Personal Immigration

Good character requirement in British citizenship applications

From 13 December 2012 changes were introduced to the good character requirement in relation to applications for British citizenship. Applications made on or after 13 December 2012 which feature a criminal conviction will no longer be assessed against the Rehabilitation of Offenders Act 1974. From 1 October 2012 certain immigration and nationality decisions were exempt from section 4 of the Rehabilitation of Offenders Act 1974. The concept of a conviction becoming ‘spent’ no longer applies when making an assessment of good character for the purposes of nationality applications. As a consequence, UKBA caseworkers will now apply the sentence thresholds contained within the Nationality Instruction on Good Character.

Under the amended good character provisions, applications which feature a criminal conviction will be assessed with reference to the following amended set of sentencing limits:

Sentence                                                         Length of impact on nationality applications

Non-custodial sentence                                                    3 years

Up to 12 months imprisonment                                         7 years

Between 12 months and 4 years imprisonment                 15 years

4 years or more imprisonment                                  Application will be refused regardless when the conviction occurred

Under the previous regime of the Rehabilitation of Offenders Act 1974 the appropriate periods were:

Fine or community service                                               5 years

Up to 6 months imprisonment                                          7 years

Between 6 months and 2½ years imprisonment                10 years

More than 2½ years imprisonment                                  never becomes spent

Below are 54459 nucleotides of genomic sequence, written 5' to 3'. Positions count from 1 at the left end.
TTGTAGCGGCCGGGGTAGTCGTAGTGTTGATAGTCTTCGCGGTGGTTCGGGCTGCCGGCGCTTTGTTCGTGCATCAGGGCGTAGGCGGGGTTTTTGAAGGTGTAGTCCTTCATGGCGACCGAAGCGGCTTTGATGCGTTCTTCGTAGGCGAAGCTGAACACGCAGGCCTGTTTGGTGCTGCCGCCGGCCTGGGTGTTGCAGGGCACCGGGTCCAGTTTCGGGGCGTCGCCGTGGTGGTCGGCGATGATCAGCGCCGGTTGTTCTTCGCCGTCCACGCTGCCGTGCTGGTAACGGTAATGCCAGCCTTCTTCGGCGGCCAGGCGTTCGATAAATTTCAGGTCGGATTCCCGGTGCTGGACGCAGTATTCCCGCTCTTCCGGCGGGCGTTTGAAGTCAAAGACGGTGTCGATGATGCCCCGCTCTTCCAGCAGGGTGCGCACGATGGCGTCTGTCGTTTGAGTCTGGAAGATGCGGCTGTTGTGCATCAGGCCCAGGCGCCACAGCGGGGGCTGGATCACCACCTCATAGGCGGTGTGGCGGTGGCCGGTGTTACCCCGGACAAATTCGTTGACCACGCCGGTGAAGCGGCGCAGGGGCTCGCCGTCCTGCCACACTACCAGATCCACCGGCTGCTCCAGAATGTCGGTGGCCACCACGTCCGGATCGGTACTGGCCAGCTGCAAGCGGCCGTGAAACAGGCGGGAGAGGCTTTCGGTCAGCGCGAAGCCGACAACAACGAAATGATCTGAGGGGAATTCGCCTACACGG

The December 2012 amendments in some circumstances are more generous than those contained within the rehabilitation period as provided for by the Rehabilitation of Offenders Act 1974. For example, a conviction resulting in a non-custodial offence will have an impact on an application for three years from the date of conviction. The rehabilitation period under the Rehabilitation of Offenders Act 1974 for certain non-custodial offences (for example a fine or a community sentence), as identified above, is a period of 5 years.

Fixed penalty notices and penalty charge notices are a way of dealing with relatively minor offences without the need for a person to attend court. Since there is no admission of guilt, receiving either of these notices does not form part of a person’s criminal record. Unless the applicant has received numerous fixed penalty notices within 12 months preceding the application, they are unlikely to impact upon the good character requirement.

However, being free from criminal convictions is one aspect of the good character requirement. The UK Border Agency’s Nationality Instructions set out a number of additional factors which may inform the caseworker as to whether a person is of good character. For example, where information is disclosed to the UK Border Agency that an applicant is known or suspected of some criminal activity, but for various reasons they have neither been charged nor convicted. The Nationality Instruction states that the caseworker should ‘take into account the nature of the information and the reliability of the source. If, on the balance of probabilities, there is firm and convincing information to suggest that an applicant as a knowing and active participant in serious crime (for example, drug trafficking), the application should normally be refused’

Additionally, involvement with gangs or association with known criminals are possible grounds for the rejection of a naturalisation application on the grounds of character.

The UKBA will also have regard to the applicant’s financial affairs and will check to see whether they have been declared bankrupt or are otherwise meeting their tax obligations. In addition, non-payment of council tax is regarded as a punishable offence and failure to pay council tax, without having negotiated some sort of arrangement with the local authority, could result in the application being refused.

The Nationality Instruction demonstrates that UKBA caseworkers have a wide discretion in assessment of an individual’s application as to whether they are a person of good character. Our immigration barristers are able to advise on the prospects of an application being successful and whether an applicant is likely to satisfy the character requirement.

If you would like further advice on applying for naturalisation as a British citizen then please contact our immigration barristers in Covent Garden, London on 0203 617 9173 or email info@richmondchambers.com.

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